Views expressed in opinion columns are the author's own.
There have been big strides in justice the past two days: Sean Urbanski was indicted on a hate crime charge in the death of Richard Collins, and a Maryland federal judge just blocked President Trump's latest travel ban. We should celebrate the establishment recognizing and pushing back against acts of hate, but the overall anxiety these and similar events brought to campus won't go away because the legal system has reacted.
We're seeing mounting hate bias incidents on campus, but the lag between when they happen and when institutions, such as courts or this university's administration, address them leaves communities uncertain and vulnerable. And when official decisions do come, they're never as ubiquitous as the crime.
It's created a visible culture of fear on our campus, because it doesn't feel like there's a plan. We're not seeing strong precedents set for how we deal with bigotry at this university. After the stabbing of Richard Collins, university President Wallace Loh established a diversity task force that hasn't stemmed the upward trend in campus hate crimes; several recent incidents with malicious messages haven't been ruled hate bias; and our mental health resources are underfunded despite mounting student need in the wake of these acts.
The community clearly isn't encouraged by what it's seeing. Attendance at the diversity task force's second open forum decreased from the first event, suggesting weakening faith in the university's approach to hate on campus. The system is still too reactive to effectively address hate crime, so it's hard to believe that this is our framework for preventing it.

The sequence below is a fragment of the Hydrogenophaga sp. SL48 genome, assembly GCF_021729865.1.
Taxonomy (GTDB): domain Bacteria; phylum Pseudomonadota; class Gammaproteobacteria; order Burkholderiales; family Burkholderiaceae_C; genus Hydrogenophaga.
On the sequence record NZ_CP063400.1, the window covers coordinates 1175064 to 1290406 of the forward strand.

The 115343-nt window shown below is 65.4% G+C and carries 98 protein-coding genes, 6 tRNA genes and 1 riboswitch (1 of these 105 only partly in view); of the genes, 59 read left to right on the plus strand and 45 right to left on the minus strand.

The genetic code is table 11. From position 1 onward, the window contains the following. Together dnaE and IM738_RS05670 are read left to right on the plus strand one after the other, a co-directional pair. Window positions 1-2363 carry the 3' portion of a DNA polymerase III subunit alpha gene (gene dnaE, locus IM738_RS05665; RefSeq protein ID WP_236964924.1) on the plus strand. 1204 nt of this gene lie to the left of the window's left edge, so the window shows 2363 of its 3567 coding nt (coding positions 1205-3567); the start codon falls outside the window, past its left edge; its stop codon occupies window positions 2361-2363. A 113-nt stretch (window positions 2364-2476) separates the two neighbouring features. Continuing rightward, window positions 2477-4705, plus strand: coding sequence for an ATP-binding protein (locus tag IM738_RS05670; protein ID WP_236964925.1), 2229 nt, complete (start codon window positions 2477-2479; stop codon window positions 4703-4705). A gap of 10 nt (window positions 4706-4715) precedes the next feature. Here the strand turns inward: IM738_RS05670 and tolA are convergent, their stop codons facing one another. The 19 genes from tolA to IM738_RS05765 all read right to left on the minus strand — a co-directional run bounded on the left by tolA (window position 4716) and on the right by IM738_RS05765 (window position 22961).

And we've been talked to death about the importance of inclusion and diversity. It's the theme of so many emails and statements from Loh, but what's the effect of telling us the way things should be when the reality is nowhere close? While groups of students have been proactive about voicing their opinions, the key is to focus on meaningful campus-wide participation. We have to uncompromisingly strike at the societal sources of prejudice to keep it from becoming violence.
Watching videos about acceptance and saying that's what this university values doesn't internalize anything. It's performative, too canned and blanketed to be internalized; people need to be actively educated by being challenged. Hate bias incidents should be discussed in classes and dorms from a variety of perspectives, not quietly individually lamented as tragic and unavoidable. Cross-cultural dialogues should fill public spaces, not be confined to constructed lectures and panels.
Moreover, there shouldn't be an excuse for holding prejudiced views. We can't hesitate when an individual claims history, culture, age or their individual experience justifies an exclusionary opinion. If we let these things go, hateful activity falls through the cracks and groups based on supremacy and racism agglutinate. Even if people don't change their beliefs, it works to actively change this university's culture.
The law doesn't have to be the only determinant of what's acceptable and what isn't. Even if hate bias isn't determined to have caused an incident, its effect on the campus body needs to be addressed when it happens to prevent further crimes. The community needs to have a clearly defined culture opposing bigotry, and we can't just accept that solutions are in the works.
Sona Chaudhary, opinion editor, is a sophomore English and geology major. She can be reached at firstname.lastname@example.org.